• @Seekinganswers Because Section 504 says that its obligations only apply "in the United States." I was not able to find the answer to the question in the time available to me, but I was at least, able to further the search by figuring out precisely where the answer is located which is a quite non-intuitive place.
    – ohwilleke
    Oct 6, 2023 at 23:00
  • 3
    @user626528 "aren't they? I thought that they're considered to be the part of the US." This is a common oversimplification of the relevant law. They are immune to local law in many respects but they are not in the United States for most legal purposes.
    – ohwilleke
    Oct 6, 2023 at 23:01
  • 1
    @Seekinganswers I wouldn't put it that way. But it is a bit involved.
    – ohwilleke
    Oct 7, 2023 at 0:17

US Consulates (and Embassies) in foreign nations will be subject to applicable US law concerning disability accommodations. This generally refers to the Americans with Disabilities Act and would apply to foreign nationals who work at the consulate. This law is a matter of public record, so the consulate might or might not see fit to mention its participation in following the law.

Employment law in a foreign embassy may be a topic of contention between nations. The Vienna Conventions on Consular Relations which govern consular activities in general state that the grounds are considered inviolable, that they are not subject to taxation, and that members of the consulate have immunity from certain prosecution. It does not include that the organization itself is exempt from local law, although in practice enforcement of such actions would turn into diplomatic issues as much as legal ones. So accommodation law in the local nation might be an issue. We do find that for a job at the US Embassy in France, one must be eligible to work in France to apply to work there (this does not apply to "diplomats"). I believe that in practice the guideline is that the consulate does not have to follow local law, but the local employee does. I also imagine huge buildings filled with government employees managing, deciding, and getting guidance from government lawyers on these types of things.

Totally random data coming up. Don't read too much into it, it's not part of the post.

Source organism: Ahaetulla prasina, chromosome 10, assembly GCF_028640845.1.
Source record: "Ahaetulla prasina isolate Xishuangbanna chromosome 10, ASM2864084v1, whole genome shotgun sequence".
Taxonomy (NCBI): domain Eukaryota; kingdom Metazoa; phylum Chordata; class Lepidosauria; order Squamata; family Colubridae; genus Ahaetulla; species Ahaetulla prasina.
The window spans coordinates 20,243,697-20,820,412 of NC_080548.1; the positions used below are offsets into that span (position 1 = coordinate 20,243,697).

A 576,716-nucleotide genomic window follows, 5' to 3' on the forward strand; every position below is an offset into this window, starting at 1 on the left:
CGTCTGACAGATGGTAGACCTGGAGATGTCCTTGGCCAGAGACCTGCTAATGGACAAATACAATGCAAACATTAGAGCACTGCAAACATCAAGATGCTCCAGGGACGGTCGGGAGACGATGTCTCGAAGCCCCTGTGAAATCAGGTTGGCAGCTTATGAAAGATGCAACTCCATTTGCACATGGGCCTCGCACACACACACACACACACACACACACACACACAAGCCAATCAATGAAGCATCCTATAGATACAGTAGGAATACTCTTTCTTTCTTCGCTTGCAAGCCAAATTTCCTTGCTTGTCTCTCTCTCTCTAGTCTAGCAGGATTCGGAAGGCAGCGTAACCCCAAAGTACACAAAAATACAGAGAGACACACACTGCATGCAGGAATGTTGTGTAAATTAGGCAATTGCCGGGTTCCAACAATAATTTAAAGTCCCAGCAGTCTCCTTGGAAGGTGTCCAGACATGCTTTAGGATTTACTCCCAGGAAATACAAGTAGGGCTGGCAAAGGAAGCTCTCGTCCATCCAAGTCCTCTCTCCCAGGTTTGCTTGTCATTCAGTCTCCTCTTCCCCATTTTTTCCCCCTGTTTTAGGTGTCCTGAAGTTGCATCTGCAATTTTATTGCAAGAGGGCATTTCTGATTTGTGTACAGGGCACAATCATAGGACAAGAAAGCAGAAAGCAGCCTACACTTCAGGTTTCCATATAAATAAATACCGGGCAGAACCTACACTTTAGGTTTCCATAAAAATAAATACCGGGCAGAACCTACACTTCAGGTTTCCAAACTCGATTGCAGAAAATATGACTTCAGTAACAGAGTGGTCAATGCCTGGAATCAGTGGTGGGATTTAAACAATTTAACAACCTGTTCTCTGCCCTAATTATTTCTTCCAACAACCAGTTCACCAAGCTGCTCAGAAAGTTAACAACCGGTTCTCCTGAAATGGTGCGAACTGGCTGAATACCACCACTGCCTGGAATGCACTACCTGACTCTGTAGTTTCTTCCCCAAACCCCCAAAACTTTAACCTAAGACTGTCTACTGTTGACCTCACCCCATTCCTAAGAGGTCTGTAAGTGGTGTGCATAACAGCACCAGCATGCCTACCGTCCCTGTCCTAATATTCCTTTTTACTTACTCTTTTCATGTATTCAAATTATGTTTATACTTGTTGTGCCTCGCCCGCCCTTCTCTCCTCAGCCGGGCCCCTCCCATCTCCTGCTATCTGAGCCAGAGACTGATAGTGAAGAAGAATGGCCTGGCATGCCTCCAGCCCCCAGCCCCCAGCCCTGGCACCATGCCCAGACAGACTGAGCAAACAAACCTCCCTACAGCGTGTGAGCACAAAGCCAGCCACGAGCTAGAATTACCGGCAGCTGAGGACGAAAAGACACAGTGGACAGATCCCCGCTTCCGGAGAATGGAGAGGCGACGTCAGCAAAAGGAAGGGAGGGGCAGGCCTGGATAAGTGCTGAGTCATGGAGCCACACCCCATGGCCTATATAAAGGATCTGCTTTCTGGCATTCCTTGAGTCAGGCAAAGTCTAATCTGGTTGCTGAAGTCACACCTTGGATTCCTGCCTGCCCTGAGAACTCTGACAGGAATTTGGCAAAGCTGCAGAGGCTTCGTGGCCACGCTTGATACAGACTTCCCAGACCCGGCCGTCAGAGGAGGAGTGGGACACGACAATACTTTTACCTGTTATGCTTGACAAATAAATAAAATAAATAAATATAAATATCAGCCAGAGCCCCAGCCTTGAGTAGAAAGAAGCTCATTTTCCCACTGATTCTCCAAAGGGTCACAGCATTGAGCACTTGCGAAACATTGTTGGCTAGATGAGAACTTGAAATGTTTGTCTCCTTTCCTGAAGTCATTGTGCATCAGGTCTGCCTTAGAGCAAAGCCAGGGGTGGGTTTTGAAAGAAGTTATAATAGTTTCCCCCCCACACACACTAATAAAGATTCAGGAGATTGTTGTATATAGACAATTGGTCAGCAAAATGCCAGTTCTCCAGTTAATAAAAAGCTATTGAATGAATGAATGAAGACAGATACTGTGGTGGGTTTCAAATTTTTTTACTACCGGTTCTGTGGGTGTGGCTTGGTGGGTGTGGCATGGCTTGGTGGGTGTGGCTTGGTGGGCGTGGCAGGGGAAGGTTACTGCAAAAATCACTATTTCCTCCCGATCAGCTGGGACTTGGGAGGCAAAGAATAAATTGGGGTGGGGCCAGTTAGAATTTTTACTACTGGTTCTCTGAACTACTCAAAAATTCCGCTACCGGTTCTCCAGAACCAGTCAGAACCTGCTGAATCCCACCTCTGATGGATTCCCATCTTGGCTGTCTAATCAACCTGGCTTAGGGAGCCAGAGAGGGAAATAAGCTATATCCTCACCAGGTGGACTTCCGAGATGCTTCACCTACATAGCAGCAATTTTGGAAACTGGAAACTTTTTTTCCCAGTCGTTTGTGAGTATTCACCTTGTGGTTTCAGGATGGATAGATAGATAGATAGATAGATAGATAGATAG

• What about visa applicants?
    – user626528
    Oct 6, 2023 at 20:56
  • "It does not include that the organization itself is exempt from local law": the organization is a foreign country. Of course it's immune.
    – phoog
    Oct 6, 2023 at 22:50
  • @phoog immune to its own laws?
    – user626528
    Oct 6, 2023 at 22:58
  • @user626528 the sentence that prompted my comment was "It does not include that the organization itself is exempt from local law" so no, not to its own laws.
    – phoog
    Oct 7, 2023 at 2:02
  • 'The waiting room of the Consular Section and its restroom ...': Both the waiting and rest room are not inviolable areas of the consulate (only parts of the consular premises which is used exclusively for the purpose of the work of the consular post are inviolable). Thus local laws can be enforced. Should the US laws go further than the local laws, they can implemented as house rules. Oct 7, 2023 at 3:57